Over 30,000 people have been protesting in Budapest over Hungary’s controversial new constitution, a day after it came into force.
The country’s governing Fidesz party pushed the law through parliament in April after winning a two-thirds majority in parliamentary elections.
Opposition say the new constitution threatens democracy by removing checks and balances set up in 1989 when Communism fell.
The EU and U.S. had also asked for the law to be withdrawn.
The dispute has cast doubt over talks on a new financing agreement with the EU and IMF, seen as vital for market confidence in the central European country.
But the economic crisis facing Hungary overshadows both the government’s policies and the opposition protests.
Fidesz party won the elections promising to create a million workplaces – but there has been no growth so far.
As the public mood worsens, so do the country’s ratings, the chances of attracting foreign investment, and creating more jobs.
Several centre-left opposition parties joined in the protests, held near a gala event organized by the government to celebrate the new constitution.
Protesters chanted slogans denouncing the centre-right Prime Minister, Viktor Orban, and carried placards denouncing his “dictatorship” as officials arrived for the event.
“Viktor Orban and his servants turned Hungary from a promising place to the darkest spot in Europe,” said Socialist MP Tibor Szanyi, quoted by AFP news agency.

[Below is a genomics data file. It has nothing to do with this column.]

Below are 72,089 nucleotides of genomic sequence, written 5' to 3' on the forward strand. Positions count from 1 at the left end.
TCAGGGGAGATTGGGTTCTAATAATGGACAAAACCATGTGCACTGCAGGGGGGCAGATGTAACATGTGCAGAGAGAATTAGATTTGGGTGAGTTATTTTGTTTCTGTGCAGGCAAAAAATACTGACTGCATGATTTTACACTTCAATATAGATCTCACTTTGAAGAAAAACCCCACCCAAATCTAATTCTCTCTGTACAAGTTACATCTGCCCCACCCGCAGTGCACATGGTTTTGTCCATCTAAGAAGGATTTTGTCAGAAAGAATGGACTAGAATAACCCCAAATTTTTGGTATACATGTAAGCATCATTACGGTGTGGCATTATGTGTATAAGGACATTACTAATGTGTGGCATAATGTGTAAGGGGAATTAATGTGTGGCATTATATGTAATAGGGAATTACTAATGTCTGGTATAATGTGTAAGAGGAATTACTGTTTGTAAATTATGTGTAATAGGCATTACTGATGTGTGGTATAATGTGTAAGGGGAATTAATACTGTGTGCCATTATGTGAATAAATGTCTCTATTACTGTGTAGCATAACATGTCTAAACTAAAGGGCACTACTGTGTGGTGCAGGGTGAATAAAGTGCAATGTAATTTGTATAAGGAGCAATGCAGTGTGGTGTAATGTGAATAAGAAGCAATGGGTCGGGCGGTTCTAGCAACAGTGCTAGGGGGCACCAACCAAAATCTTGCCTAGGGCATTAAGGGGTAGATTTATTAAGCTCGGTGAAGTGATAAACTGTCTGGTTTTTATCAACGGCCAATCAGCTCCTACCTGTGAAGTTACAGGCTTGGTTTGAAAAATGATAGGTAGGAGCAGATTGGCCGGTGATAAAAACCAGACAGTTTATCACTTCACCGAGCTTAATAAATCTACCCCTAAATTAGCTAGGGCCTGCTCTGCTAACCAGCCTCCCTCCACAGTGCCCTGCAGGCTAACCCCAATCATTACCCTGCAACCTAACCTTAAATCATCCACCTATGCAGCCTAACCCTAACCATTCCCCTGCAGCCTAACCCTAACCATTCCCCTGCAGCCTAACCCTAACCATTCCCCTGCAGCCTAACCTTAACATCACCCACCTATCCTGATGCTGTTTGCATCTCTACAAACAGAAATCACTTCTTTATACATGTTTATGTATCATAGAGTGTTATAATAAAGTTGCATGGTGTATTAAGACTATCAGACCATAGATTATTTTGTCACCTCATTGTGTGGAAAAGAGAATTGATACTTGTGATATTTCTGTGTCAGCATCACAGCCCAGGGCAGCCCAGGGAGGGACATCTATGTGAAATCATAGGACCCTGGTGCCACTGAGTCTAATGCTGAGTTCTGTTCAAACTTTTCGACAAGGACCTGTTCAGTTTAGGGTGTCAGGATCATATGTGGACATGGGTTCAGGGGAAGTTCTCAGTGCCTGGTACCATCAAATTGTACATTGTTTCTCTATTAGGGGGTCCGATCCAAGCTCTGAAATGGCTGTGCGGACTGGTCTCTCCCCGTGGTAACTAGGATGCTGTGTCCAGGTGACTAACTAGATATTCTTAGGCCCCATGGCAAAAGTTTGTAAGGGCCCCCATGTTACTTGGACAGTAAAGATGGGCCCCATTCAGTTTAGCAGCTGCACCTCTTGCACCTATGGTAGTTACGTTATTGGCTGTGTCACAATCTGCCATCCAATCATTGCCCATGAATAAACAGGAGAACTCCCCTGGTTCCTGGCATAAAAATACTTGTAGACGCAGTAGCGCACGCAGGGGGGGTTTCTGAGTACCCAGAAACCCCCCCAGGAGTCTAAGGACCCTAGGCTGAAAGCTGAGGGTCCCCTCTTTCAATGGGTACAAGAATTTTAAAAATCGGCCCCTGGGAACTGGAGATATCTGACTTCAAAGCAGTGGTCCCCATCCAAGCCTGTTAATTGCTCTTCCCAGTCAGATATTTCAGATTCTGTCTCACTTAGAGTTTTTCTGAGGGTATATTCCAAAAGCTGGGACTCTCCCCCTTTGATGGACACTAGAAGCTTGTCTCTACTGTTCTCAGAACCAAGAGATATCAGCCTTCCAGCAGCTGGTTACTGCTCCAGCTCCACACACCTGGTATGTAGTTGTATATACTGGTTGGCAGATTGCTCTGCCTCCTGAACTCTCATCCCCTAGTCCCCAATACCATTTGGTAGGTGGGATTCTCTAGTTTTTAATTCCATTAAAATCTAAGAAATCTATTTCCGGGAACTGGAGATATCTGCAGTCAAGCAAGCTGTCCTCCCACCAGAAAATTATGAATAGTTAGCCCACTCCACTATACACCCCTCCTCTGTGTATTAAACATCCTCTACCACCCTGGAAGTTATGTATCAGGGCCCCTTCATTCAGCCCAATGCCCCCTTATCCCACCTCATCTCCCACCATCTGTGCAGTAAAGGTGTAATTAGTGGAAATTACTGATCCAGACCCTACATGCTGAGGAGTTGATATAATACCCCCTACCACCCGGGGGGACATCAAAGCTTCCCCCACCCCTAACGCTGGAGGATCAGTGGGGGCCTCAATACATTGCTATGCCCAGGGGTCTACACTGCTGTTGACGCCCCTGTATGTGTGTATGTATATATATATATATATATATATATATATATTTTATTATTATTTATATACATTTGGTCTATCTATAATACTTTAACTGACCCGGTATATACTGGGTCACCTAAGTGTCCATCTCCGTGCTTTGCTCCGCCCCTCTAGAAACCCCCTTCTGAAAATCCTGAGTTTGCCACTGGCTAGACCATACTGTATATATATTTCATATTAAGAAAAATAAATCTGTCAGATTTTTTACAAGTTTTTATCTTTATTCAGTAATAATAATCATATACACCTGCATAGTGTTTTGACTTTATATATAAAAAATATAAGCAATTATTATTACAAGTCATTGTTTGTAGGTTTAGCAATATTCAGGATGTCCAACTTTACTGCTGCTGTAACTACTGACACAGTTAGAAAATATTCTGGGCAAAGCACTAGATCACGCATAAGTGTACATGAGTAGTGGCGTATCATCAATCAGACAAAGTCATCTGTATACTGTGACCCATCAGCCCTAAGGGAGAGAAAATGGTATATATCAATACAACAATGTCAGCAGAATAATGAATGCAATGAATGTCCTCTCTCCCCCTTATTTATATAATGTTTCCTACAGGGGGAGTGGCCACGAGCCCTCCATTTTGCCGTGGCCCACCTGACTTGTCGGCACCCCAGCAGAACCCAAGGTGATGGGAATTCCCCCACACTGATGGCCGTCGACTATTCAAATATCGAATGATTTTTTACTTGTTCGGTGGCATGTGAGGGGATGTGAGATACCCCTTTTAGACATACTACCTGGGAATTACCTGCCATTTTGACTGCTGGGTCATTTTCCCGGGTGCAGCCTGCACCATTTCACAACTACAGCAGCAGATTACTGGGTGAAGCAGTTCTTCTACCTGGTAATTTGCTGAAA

Aspects of the new constitution and accompanying laws which have come in for criticism include:
• A preamble committed to defending the intellectual and spiritual unity of the nation, which experts warn could be a future source of tension;
• The inclusion of social issues – like the rights of the unborn child, marriage between a man and a woman, and the definition of life sentences – which experts say should be left to ethical debates within society;
• The rewriting of the electoral system, in a way which opponents say favors Fidesz;
But Fidesz says the new constitution, or basic law, improves the legal framework of life in Hungary.
“Despite political debates we think it is an important value that for the first time, a freely elected parliament created the Basic Law,” said Fidesz MP Gergely Gulyas, quoted by the Reuters news agency.
Gergely Gulyas co-wrote the new law and shepherded it through parliament.